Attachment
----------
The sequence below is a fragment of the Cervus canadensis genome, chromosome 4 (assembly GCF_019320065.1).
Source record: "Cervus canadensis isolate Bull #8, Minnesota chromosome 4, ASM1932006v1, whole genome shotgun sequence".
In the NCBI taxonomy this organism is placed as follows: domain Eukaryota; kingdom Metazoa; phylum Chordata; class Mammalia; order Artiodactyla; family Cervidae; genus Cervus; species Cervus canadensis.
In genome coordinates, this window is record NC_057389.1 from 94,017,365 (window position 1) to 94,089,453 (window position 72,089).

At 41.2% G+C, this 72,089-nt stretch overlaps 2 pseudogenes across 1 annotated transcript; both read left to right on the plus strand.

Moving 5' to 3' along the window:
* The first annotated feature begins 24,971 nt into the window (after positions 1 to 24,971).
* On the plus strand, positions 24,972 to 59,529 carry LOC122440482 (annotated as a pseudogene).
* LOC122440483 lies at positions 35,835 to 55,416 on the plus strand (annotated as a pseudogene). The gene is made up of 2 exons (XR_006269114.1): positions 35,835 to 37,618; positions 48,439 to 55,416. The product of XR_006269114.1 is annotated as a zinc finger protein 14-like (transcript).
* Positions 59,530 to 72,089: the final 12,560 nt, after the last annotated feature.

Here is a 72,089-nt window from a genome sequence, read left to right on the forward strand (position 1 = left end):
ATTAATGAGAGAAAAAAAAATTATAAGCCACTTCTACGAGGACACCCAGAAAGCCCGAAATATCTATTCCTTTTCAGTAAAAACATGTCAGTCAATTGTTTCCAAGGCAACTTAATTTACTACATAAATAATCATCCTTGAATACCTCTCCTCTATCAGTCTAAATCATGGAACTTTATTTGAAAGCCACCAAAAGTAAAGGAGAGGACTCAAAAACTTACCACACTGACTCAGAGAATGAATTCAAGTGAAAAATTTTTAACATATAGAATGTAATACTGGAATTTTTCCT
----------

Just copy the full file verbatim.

The sequence below is a fragment of the Cervus canadensis genome, chromosome 4 (assembly GCF_019320065.1).
Source record: "Cervus canadensis isolate Bull #8, Minnesota chromosome 4, ASM1932006v1, whole genome shotgun sequence".
In the NCBI taxonomy this organism is placed as follows: domain Eukaryota; kingdom Metazoa; phylum Chordata; class Mammalia; order Artiodactyla; family Cervidae; genus Cervus; species Cervus canadensis.
In genome coordinates, this window is record NC_057389.1 from 94,017,365 (window position 1) to 94,089,453 (window position 72,089).

At 41.2% G+C, this 72,089-nt stretch overlaps 2 pseudogenes across 1 annotated transcript; both read left to right on the plus strand.

Moving 5' to 3' along the window:
* The first annotated feature begins 24,971 nt into the window (after positions 1 to 24,971).
* On the plus strand, positions 24,972 to 59,529 carry LOC122440482 (annotated as a pseudogene).
* LOC122440483 lies at positions 35,835 to 55,416 on the plus strand (annotated as a pseudogene). The gene is made up of 2 exons (XR_006269114.1): positions 35,835 to 37,618; positions 48,439 to 55,416. The product of XR_006269114.1 is annotated as a zinc finger protein 14-like (transcript).
* Positions 59,530 to 72,089: the final 12,560 nt, after the last annotated feature.

Here is a 72,089-nt window from a genome sequence, read left to right on the forward strand (position 1 = left end):
ATTAATGAGAGAAAAAAAAATTATAAGCCACTTCTACGAGGACACCCAGAAAGCCCGAAATATCTATTCCTTTTCAGTAAAAACATGTCAGTCAATTGTTTCCAAGGCAACTTAATTTACTACATAAATAATCATCCTTGAATACCTCTCCTCTATCAGTCTAAATCATGGAACTTTATTTGAAAGCCACCAAAAGTAAAGGAGAGGACTCAAAAACTTACCACACTGACTCAGAGAATGAATTCAAGTGAAAAATTTTTAACATATAGAATGTAATACTGGAATTTTTCCT